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Questions on process of updating countertops

Posted by alygal (My Page) on
Wed, Oct 30, 13 at 2:58

I'm in a house with a kitchen that was updated 20 years ago with white thermafoil cabinets and soft blue laminate counters. It's a small L-shaped galley style with one corner for a very small nook.

The structure of the cabinets are in very good shape and I'm happy with the footprint. The existing laminate is in very good condition but I do want to update it and eventually the door fronts (thermafoil has yellowed).

I'm considering either soapstone counter tops or possibly just replacing the laminate with WilsonArt's "Oil-based Soapstone" laminate. Would later add mini-subway tile back-splash in white.

1. How do I know if the existing cabinets can hold the weight of soapstone?

2. I want to keep my original porcelain drop-in sink. Can that be done?

I'm assuming that with a stone countertop, the installers would have to remove the existing counter top and the sink and that this may be pretty labor intensive.

With laminate I know we could save the sink. But what is the process? Do they just tear off the old laminate and glue down the new? How does that work?

As for the stone vs laminate: it's more a question of function rather than cost for us. We don't spend loads of time cooking and we're not after a trendy fashion statement either. The house is a neat cottage bungalow built in 1950. I like the clean look of white/black/gray. We want something durable with resale value that presents a classic look.

Appreciate any ideas on what we need to consider. Thanks.


Follow-Up Postings:

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RE: Questions on process of updating countertops

It's not worth the expense of putting stone on top of 20 year old thermofoil unless you replace the cabinets too. Refacing 20 year old thermofoil is throwing good money after bad also as nothing really sticks well to thermofoil long term, and you're still left with the 20 year old boxes.. Replacing would let you tweak the layout to add more utility, like more drawers, or even a change in layout. If you don't want to go to that expense, then the laminate can buy you a few more years of use until replacing the cabinets becomes completely necessary.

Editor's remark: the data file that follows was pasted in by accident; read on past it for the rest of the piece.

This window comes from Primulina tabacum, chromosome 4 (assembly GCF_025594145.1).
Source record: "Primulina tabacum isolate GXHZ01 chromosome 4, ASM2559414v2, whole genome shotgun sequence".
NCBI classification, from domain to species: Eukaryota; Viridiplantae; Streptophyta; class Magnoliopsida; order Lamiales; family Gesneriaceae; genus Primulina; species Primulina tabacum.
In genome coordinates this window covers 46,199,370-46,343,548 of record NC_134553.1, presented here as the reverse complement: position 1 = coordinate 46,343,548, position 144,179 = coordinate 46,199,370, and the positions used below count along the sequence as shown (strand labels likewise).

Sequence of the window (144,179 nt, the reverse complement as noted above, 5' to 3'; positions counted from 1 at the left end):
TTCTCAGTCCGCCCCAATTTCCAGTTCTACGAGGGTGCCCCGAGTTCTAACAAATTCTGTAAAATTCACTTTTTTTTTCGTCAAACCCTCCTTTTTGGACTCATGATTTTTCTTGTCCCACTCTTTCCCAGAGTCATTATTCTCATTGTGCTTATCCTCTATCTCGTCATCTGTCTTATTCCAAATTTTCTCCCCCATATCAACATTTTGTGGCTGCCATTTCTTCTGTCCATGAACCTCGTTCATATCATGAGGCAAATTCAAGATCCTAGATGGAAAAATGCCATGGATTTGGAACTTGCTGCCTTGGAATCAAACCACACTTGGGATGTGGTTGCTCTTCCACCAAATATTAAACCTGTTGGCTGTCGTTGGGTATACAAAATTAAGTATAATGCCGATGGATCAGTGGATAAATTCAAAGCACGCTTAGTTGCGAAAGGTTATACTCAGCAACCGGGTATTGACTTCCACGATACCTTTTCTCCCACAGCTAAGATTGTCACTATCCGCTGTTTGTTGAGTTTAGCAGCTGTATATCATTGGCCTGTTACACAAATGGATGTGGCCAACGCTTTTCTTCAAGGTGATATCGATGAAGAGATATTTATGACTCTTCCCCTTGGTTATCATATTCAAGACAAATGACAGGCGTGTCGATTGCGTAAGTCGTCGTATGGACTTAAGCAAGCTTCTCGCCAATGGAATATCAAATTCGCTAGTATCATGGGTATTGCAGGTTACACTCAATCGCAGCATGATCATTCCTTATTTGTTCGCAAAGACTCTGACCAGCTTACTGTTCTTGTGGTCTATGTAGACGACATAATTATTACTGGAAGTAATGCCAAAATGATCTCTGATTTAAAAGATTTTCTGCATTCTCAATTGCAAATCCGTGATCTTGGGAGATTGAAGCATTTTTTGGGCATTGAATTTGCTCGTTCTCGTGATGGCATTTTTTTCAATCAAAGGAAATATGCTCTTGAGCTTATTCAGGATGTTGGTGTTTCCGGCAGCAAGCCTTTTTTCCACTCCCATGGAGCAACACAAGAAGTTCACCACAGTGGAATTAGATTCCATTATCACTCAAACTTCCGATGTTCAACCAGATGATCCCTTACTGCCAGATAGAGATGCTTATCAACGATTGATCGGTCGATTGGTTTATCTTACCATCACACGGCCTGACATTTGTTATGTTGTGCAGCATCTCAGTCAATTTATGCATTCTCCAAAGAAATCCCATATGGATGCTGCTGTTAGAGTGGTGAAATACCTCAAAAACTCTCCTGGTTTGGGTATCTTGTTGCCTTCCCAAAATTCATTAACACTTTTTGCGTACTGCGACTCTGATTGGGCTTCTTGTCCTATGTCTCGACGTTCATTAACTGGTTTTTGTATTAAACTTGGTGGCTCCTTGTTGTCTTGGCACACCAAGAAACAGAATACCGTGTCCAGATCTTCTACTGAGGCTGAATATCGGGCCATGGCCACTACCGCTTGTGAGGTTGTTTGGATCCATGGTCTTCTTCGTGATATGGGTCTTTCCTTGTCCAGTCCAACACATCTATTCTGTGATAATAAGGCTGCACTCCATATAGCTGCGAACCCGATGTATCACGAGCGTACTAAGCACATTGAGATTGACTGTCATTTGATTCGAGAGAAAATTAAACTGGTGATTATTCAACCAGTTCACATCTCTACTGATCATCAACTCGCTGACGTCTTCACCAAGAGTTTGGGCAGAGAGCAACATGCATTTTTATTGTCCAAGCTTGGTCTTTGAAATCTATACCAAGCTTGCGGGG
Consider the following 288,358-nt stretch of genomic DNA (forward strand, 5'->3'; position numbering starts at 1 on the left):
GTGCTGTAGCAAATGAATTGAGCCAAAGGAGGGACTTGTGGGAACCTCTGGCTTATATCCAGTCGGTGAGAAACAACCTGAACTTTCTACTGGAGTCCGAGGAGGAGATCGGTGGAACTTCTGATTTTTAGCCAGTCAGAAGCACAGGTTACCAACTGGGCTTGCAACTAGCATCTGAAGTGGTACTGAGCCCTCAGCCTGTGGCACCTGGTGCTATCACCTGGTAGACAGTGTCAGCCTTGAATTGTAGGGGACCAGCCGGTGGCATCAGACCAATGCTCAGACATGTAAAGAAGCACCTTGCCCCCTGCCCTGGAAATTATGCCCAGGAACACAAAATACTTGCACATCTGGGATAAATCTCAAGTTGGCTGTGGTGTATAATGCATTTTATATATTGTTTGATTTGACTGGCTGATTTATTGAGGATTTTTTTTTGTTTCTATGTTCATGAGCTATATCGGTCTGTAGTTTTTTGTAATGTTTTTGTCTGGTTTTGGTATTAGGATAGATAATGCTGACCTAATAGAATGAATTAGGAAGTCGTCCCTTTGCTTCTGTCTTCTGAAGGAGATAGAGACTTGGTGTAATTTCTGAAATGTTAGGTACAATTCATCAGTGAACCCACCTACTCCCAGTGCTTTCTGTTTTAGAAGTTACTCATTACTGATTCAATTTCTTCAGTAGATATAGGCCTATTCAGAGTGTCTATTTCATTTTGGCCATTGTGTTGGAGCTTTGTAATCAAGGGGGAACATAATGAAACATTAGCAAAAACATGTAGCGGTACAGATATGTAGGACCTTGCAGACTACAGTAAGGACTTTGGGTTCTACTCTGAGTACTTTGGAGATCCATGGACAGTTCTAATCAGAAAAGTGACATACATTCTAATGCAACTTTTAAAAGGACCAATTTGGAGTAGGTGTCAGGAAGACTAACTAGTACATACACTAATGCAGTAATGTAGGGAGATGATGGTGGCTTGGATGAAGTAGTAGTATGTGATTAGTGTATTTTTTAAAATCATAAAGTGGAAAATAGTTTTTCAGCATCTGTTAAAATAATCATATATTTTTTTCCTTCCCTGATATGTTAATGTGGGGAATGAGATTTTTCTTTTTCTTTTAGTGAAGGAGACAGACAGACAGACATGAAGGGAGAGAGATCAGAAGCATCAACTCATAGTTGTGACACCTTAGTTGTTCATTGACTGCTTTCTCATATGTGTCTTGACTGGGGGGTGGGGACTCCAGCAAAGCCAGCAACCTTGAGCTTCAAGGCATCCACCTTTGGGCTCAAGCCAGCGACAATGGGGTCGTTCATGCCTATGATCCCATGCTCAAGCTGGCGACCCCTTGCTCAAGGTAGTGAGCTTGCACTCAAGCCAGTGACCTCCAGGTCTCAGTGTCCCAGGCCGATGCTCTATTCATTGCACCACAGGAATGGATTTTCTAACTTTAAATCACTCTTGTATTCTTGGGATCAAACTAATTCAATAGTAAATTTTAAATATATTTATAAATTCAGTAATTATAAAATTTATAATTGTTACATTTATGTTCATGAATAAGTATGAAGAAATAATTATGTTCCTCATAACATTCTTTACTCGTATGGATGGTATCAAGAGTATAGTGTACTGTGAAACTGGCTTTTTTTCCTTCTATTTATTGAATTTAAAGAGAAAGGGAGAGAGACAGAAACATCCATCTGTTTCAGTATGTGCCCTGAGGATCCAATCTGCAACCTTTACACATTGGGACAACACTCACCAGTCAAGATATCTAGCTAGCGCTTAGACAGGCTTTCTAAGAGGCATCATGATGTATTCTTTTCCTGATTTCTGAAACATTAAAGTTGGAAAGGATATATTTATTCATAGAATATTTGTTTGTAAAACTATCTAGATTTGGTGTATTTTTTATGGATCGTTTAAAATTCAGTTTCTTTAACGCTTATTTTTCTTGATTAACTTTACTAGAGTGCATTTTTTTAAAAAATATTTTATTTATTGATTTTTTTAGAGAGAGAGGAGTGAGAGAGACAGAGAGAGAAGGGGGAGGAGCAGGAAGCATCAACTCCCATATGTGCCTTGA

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RE: Questions on process of updating countertops

There are laminate counter paint kits...you could try just painting your existing laminate and save $$ and labor costs to replace. Go to Google or Amazon and type in "laminate counter paint kit" and read the reviews. As Green pointed out....I would not go to great expense to put new counters on 20 year old yellowing cabinets or bother and spend $ replacing the doors either. Better to save your $ and totally redo down the road or let new buyers remodel to their taste.


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RE: Questions on process of updating countertops

Thank you both for the voices of reason. As much as I would like the soapstone the point of putting it on the older cabinets is taken. The footprint of the cabinets work for us so I am leaning towards getting new laminate. I did look at various websites on the counter paint but truthfully I just want someone else to install so we can use the counters quickly. We are not good DIY'ers at this kind of work.

What I like about laminate is that it would be easy enough to replace if we ever sold and the new owners didn't care for it. Laminate is not a huge commitment.


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RE: Questions on process of updating countertops

With the thermofoil material, I would opt for the similar material, laminate, rather than putting a real stone next to. The aesthetic is too different, imo. It also sounds like you are not particularly into cooking/kitchens, so a high maintenance material would be a pain rather than a labor of love.

I don't know how to know the quality of your boxes but people often hang onto those for a very long time. I know someone who refaced their cabinets 20 years ago. That makes the boxes 50+ years old at this point and all functions just fine. Those were not high quality cabinets either. They are not trend conscious people though. It's a nice kitchen and works for them. So it fits the bill.


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RE: Questions on process of updating countertops

Often a "designer" will try and scare you out of doing so, but really no reason to replace the cabinets if they aren't falling apart. White thermofoil is still quite popular today as well.


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RE: Questions on process of updating countertops